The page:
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Here students create a water cycle diorama, a rainfall journal, and a photo story of the water cycle and weather systems
Science, Computers & Internet
By – A. Walden
Primary Subject – Science
Secondary Subject – Computers & Internet Grade Level – 3
- Water is essential to life and even our weather. Without water, how would our world and your life be affected?
- Students will learn about the water cycle as an essential element to understanding weather and weather systems.
- Students will create a diorama of the water cycle in cooperative groups.
- Students will analyze rainfall and research, and track thunderstorms online.
- Students will present all information learned in this research project in a Photo Story presentation with at least five slides.
Alabama Course of Study Standards Addressed:
- Science – 3rd Grade:
- 3.) Describe ways energy from the sun is used.
- 10.) Determine habitat conditions that support plant growth and survival.
- Identifying cloud types associated with specific weather patterns
- Identifying positive and negative effects of weather phenomena
- Identifying technology used to record and predict weather, including thermometers, barometers, rain gauges, anemometers, and satellites
- Explaining symbols shown on a weather map
- Organizing weather data into tables or charts
- 12.) Identify conditions that result in specific weather phenomena, including thunderstorms, tornadoes, and hurricanes.
- Technology – 3rd Grade:
- 2.) Use various technology applications, including word processing and multimedia software.
- 8.) Collect information from a variety of digital sources.
- 9.) Use technology tools to organize, interpret, and display data.
- 12.) Create a product using digital tools.
- Review the water cycle’s vocabulary (precipitation, condensation, evaporation, etc).
- Conduct a discussion about weather, rainfall, and the water cycle.
- Use Socratic questioning techniques to bring students up to speed about the water cycle and weather.
- Ask students questions such as,
- “What’s the purpose of the water cycle?
- Water cycle stages?
- Who benefits?
- Why is the water cycle important?”
- After reviewing, put the students into small groups of three.
- Assign the groups a writing story about the adventures a drop of water has through the water cycle. Share a few examples to get their brains going.
- Day 1:
- Discuss the water cycle.
- Divide the children into groups of three or four.
- Have them construct a diorama of the water cycle using anything that they can find (yarn, paper, paperclips, classroom supplies, pencils, and anything else you can find to spare)
- The students will label each part of the cycle.
- In closing, discuss rainfall and precipitation.
- The project is to be 3-D and done in a box. They are not allowed to turn in any drawings.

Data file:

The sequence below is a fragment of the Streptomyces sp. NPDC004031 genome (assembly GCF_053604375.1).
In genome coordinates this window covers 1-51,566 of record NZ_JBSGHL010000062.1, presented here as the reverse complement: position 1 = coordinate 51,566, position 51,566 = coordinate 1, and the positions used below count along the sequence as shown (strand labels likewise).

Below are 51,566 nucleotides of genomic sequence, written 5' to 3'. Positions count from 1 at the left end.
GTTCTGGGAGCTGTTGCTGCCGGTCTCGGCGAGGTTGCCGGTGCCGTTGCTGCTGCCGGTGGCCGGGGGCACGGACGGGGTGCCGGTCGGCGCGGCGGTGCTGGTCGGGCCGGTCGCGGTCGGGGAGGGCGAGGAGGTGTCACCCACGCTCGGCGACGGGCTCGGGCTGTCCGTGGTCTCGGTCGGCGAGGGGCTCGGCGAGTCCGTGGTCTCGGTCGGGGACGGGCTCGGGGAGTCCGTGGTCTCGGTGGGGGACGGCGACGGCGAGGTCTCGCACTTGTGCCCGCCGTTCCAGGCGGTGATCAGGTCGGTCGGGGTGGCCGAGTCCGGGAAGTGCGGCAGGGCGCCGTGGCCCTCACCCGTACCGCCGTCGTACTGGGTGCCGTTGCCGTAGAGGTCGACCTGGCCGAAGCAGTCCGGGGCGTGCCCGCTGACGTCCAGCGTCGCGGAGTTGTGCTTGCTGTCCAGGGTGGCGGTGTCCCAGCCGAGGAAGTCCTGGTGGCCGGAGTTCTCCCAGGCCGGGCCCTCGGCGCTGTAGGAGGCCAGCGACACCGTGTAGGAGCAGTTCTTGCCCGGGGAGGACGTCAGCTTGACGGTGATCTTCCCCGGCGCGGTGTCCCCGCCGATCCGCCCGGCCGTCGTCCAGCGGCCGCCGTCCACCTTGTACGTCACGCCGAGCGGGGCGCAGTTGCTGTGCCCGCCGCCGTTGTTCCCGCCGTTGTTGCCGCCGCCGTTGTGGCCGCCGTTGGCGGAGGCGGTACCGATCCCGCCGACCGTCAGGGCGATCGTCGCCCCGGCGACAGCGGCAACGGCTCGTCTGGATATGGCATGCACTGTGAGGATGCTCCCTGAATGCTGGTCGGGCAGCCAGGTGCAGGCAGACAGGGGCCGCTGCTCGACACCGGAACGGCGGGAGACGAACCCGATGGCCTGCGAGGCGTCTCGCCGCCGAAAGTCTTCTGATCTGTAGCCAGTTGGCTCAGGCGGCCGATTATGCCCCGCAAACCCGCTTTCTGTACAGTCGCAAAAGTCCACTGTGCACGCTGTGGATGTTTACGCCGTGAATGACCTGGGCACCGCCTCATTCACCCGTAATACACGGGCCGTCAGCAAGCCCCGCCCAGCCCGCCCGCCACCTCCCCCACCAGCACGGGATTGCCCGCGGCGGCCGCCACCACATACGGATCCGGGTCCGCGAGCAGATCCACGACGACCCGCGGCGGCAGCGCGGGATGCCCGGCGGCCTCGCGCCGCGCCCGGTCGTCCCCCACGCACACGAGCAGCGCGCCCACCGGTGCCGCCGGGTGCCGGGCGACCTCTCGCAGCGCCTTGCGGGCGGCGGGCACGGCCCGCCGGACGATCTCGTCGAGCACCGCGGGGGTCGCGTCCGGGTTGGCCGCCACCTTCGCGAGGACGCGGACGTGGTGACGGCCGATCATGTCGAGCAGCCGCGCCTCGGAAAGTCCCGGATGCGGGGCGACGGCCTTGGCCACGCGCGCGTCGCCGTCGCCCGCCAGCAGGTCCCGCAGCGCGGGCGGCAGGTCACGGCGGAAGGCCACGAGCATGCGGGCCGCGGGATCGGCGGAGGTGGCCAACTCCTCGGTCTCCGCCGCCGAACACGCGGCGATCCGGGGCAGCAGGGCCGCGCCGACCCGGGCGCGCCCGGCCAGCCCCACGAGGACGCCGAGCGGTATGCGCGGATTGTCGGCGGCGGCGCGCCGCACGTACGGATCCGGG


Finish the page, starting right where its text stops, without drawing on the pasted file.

- Tell them to use recycled things from around the house. Tell them to look in the junk drawer, etc. They can use things like plastic or paper grocery bags, cotton balls, yarn, beads, sponges, etc.
- Students must label the project with the correct parts of the water cycle.
- The students will use this 3-D box in their presentation at the end of this unit.
- Day 2:
- Students will measure rainfall at their house and at school. Each student will reflect in a rainfall journal.
- They can state a hypothesis of a rainfall estimation of yearly rainfall in Alabama, how much rain does it take to flood? Students will record a hypothesis.
- After going through the steps of the experiment, analyzing results, and small cooperative group discussions, students will draw conclusions about what has happened and conclude their experiment.
- Open, full-group discussion will follow concerning the results and conclusions, and misconceptions will be corrected about the water cycle.
- Students will research the internet for tracking current thunderstorms on www.wsfa.com using the active Doppler radar.
- Students will record all of their findings from research in their rainfall journal.
- Day 3 & 4:
- Day 5:
- Then the students are going to put the pictures of their personal 3-D box and personal rainfall journal, and Doppler tracking experiment into Photo Story.
- Students will type the text in and record their voices reading the text for their presentation of the water cycle, weather, and thunderstorms.
- The student’s presentation must include at least five slides with precise information about their learning experience.
- If time allows, students can also act, as if they were a meteorologist for a day during their presentations.
- Also, students can create a weather map from their rainfall journals to show during their Photostory presentation.
- Teacher observation of knowledge about the water cycle
- Rubric of Photo Story presentation
E-Mail A. Walden !